McCarthy until New Year in 2012:
W 1-0 Birmingham (a)
L 5-0 Crystal Palace (a)
W 2-1 Burnley (h)
L 6-0 Leicester (a)
D 1-1 Peterborough (h)
W 3-1 Nottm Forest (h)
W 2-1 Bolton (a)
W 3-0 Millwall (h)
L 2-0 Leeds (a)
D 1-1 Bristol City (h)
W 2-1 Charlton (a)
W 2-0 Wolves (a)
Lambert until New Year in 2018:
West Brom (h)
Bristol City (h)
Nottm Forest (a)
Sheffield Utd (h)
Back in 2012, the ‘emergency’ loan window was still available to Championship managers.
After signing left-back Kelly Youga on a free transfer (he never played), McCarthy brought in right-back Bradley Orr from Blackburn, as well as striker Tyrone Barnett from relegation rivals Peterborough.
That option is not available to Lambert following 2016’s rule changes. If he wants to strengthen his squad before January it will have to be free agents.
Strikers Darren Bent and Gabby Agbonlahor are both without clubs and both played under Lambert at Aston Villa. Bent did say recently that he would love to finish his career at Town, the club where it all started for him, but the fact he fell out with Lambert at Villa Park makes that move highly unlikely.
McCarthy then signed David McGoldrick, Richard Stearman, Anthony Wordsworth and Patrick Kisnorbo in January, adding Reece Brown and Jay Tabb to the squad later in the campaign.
The team that started McCarthy’s first game in charge was: Stephen Henderson, Carlos Edwards, Luke Chambers, Danny Higginbotham, Aaron Cresswell, Lee Martin, Guirane N’Daw, Nigel Reo-Coker, Richie Wellens, DJ Campbell and Daryl Murphy.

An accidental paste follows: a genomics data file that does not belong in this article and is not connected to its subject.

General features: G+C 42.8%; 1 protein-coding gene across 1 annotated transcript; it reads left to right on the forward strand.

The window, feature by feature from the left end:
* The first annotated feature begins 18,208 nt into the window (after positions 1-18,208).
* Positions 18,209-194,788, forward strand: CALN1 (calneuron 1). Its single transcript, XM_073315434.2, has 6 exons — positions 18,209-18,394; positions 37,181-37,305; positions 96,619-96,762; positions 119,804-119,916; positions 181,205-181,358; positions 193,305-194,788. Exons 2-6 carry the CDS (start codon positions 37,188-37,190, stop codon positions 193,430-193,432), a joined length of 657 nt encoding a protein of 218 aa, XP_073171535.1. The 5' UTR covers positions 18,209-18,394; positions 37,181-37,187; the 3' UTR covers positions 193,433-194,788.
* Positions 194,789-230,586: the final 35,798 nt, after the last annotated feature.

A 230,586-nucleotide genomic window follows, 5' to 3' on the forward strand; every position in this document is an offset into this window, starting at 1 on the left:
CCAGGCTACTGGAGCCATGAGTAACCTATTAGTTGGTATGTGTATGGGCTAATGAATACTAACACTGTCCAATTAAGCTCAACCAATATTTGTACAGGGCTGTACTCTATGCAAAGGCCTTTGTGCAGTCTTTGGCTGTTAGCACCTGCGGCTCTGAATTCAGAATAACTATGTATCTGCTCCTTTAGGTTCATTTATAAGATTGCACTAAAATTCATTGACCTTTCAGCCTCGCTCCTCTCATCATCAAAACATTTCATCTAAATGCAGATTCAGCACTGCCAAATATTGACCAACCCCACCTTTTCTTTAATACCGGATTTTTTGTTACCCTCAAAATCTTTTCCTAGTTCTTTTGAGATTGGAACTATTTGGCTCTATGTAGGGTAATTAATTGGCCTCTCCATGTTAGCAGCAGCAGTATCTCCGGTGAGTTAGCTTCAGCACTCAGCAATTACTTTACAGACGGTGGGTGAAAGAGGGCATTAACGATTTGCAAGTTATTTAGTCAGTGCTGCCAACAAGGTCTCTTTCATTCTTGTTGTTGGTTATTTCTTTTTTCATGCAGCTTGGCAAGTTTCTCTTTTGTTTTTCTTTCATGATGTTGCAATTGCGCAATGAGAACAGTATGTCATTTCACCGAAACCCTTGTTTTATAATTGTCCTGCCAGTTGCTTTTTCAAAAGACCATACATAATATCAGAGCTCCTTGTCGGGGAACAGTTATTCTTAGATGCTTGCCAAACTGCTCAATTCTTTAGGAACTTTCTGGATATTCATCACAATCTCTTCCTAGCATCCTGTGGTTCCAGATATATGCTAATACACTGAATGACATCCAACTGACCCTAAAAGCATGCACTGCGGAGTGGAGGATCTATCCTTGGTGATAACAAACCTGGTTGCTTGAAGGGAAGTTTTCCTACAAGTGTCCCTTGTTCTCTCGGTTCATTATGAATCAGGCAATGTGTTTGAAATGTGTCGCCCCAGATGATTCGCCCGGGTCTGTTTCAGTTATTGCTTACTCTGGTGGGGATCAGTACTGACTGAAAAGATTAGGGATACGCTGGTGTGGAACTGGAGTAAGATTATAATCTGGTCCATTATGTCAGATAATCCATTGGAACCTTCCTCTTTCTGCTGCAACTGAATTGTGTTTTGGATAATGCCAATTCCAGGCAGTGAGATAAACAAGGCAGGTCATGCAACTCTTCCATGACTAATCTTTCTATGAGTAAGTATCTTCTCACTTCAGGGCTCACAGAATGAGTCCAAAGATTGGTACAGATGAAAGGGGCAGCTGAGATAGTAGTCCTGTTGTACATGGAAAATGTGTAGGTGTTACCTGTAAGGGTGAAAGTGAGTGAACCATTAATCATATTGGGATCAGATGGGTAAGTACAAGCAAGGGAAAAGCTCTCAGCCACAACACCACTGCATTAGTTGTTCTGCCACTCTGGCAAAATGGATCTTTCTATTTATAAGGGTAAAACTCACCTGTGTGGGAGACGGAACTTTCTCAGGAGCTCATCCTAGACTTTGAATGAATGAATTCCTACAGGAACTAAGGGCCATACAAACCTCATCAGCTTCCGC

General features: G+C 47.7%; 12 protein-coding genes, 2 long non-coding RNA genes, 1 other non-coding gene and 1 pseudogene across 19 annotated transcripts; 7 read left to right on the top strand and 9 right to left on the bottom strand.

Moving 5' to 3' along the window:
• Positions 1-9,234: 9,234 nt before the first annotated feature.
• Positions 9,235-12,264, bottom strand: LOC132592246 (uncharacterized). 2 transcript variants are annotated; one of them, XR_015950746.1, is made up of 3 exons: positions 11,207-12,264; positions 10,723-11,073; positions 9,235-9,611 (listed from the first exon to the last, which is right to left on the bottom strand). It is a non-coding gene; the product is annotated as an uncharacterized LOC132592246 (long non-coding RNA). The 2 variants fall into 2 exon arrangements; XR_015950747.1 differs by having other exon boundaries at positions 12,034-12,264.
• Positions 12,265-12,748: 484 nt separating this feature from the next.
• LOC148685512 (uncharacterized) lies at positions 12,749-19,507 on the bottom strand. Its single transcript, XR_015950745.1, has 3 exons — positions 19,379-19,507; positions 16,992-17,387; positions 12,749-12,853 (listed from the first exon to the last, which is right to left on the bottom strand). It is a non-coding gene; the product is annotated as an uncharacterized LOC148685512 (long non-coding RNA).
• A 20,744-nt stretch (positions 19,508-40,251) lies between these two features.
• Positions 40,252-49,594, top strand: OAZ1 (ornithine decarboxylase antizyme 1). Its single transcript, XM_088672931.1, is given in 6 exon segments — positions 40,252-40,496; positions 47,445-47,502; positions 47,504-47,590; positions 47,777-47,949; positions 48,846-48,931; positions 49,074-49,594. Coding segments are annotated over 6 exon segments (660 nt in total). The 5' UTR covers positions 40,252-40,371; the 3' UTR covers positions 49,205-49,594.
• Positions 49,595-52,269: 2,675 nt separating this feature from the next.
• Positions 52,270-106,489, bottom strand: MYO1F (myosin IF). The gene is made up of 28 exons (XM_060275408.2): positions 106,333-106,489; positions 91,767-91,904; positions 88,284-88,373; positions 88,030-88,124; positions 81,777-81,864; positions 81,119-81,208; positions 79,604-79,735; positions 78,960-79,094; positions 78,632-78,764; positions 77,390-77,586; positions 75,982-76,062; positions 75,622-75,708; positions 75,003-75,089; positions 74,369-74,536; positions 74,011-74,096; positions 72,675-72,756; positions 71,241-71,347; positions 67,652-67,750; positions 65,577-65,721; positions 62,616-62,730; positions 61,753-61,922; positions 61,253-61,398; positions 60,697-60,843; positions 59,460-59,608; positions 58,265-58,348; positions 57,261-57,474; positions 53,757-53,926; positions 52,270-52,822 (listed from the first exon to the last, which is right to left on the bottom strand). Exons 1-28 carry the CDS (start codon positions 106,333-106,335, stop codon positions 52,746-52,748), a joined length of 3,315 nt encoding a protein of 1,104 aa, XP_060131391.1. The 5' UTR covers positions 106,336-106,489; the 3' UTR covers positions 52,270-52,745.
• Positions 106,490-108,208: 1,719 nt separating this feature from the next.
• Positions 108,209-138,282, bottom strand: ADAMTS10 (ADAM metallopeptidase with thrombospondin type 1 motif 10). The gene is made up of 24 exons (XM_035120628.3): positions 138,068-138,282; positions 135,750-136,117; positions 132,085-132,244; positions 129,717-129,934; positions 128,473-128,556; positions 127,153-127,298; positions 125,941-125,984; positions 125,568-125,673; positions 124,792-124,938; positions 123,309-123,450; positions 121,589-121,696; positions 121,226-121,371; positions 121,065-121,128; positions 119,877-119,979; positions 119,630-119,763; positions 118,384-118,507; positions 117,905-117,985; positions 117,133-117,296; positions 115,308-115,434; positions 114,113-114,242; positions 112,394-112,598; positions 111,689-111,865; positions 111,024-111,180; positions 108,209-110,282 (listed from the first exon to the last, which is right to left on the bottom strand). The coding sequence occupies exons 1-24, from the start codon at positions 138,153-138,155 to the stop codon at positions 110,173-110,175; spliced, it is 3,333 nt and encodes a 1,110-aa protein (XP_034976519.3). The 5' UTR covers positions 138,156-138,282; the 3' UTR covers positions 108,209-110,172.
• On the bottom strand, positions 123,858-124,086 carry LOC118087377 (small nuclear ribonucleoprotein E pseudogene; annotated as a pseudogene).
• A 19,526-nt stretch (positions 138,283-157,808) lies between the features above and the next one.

He only made two changes from the previous match, dropping homegrown youngsters Luke Hyam and Josh Carson.
Tommy Smith soon replaced the ageing Higginbotham in the side, Orr came in at right-back, while midfielder Andy Drury got a fair amount of game-time. In general though, it was a pretty settled side.
Murphy was moved from left-wing to striker, while skipper Edwards was pushed forward from right-back to right-wing.
Michael Chopra and Jay Emmanuel-Thomas, previously key men, were marginalised and moved on come the end of the season.
Town squad Nov 2012: Henderson, Loach; Chambers, Cresswell, Higginbottom, Smith, Mohsni, Hewitt; Edwards, Reo-Coker, N’Daw, Drury, Martin, Wellens, Emmanuel-Thomas; Campbell, Murphy, Chopra, Scotland.
Current squad: Bialkowski, Gerken; Donacien, Spence, Pennington, Chambers, Nsiala, Knudsen, Kenlock; Skuse, Nolan, Dozzell, Chalobah, Downes, Huws, Bishop, Edun, Edwards, Ward, Graham, Rowe, Lankester, Roberts; Sears, Jackson, Harrison.
Lambert is equally experienced as a player and manager to McCarthy, but there are several factors to take into account when considering whether he can repeat the feat of 2012/13.
Is this current squad better or worse than the one which beat the odds back then? Put together a ‘best XI’ and make your own mind up.
DJ Campbell scored the goals (eight in McCarthy’s first 12 games) which turned things around. Will a goalscorer step up from this current crop? That’s a major concern.
And is the Championship, in general, a stronger division than it was? You’d have to probably say yes.